Stevia Nutra Corporation, a Canadian agro-company, said in a press release on Friday that the initial growing season of stevia, commonly known as sweetleaf, in Cambodia was successfully completed. 

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The first harvest of high-quality stevia leaves has now commenced and samples have been prepared for testing to determine its sweetness, a key determinant to the commercial viability of a stevia crop, the statement said in Cambodia.

Phnom Penh PostStevia is used as a natural low-calorie sweetener and sugar substitute, having up to 300 times the sweetness of sugar. Stevia Nutra Corp had acquired 20 hectares of prime agricultural land in Kampong Speu province, according to a company statement in June 2012, adding that it plans to expand to 2,000 hectares, if the test results are positive.

Stevia Nutra’s chief agronomist, Ahmed El Sheikh, said in the statement: “The ideal growing conditions here in Cambodia combined with our choice of seed variety and rigorous agronomy protocols have proven to be very effective. The stevia plants are thriving with better than expected growth, and we are optimistic that initial leaf testing will yield positive results.”

Leaf samples have been sent to the Institute of Botany of the Chinese Academy of Sciences in Beijing and will decide about the crop’s potential in Cambodia.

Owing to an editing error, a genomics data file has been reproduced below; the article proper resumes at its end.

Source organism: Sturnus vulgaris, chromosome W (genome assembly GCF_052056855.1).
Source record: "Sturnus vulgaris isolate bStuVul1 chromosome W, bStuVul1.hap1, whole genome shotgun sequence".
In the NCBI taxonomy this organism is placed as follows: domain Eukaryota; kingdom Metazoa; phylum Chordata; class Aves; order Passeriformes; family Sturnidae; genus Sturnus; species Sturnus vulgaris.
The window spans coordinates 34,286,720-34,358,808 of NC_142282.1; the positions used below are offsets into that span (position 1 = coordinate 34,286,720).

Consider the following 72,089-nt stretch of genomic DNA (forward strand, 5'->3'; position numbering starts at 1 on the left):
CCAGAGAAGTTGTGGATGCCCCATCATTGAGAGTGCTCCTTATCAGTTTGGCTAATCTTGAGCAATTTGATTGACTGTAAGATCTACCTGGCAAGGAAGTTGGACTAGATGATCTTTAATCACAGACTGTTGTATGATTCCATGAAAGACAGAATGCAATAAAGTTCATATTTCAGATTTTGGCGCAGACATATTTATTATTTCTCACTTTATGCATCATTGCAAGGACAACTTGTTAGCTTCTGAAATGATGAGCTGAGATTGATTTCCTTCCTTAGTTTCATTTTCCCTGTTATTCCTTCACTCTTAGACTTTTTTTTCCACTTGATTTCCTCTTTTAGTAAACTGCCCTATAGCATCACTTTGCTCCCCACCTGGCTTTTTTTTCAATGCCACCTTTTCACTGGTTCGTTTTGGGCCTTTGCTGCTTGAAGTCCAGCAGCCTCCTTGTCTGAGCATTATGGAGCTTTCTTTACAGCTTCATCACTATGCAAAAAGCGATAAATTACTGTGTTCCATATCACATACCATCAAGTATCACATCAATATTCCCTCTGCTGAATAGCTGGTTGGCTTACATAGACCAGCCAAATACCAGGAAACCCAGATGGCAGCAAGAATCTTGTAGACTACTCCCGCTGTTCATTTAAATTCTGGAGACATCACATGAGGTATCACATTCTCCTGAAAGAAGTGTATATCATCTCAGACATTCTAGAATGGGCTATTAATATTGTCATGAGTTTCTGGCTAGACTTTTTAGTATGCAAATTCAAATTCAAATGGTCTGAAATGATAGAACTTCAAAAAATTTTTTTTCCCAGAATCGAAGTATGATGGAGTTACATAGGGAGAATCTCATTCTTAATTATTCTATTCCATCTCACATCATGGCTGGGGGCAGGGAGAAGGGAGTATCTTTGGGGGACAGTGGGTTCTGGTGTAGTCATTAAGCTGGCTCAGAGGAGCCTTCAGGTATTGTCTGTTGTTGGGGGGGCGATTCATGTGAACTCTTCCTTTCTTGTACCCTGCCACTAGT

“Matching climate, soils, nutrients and cultivation practices with a robust and productive seed variety is a challenging exercise, and our team [with local partner Ecologica Co Ltd] has delivered,” Stevia Nutra Corp’s President, Brian Dicks, noted, adding that Kampong Speu had proved to be an excellent site.

While stevia had been widely used for decades as a sweetener in Japan, health concerns and political controversies have limited its availability in some countries such as those in the European Union. However, since 2011 the plant has been approved for use in the EU.

The World Health Organization (WHO) estimates that it would make up about 20 per cent of the global sweetener market, valued today at over $10 billion, by 2015.

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Author | Sarah Thust

Last Update | 18.03.2013

Licensed | Phnom Penh Post

About the Phnom Penh Post

The Phnom Penh Post claims to be the oldest existing independent newspaper in any language in Cambodia. First published in July 1992, the Post is read by thousands of foreigners and Cambodians throughout the country.

About the Phnom Penh Post

The Phnom Penh Post claims to be the oldest existing independent newspaper in any language in Cambodia. First published in July 1992, the Post is read by thousands of foreigners and Cambodians throughout the country.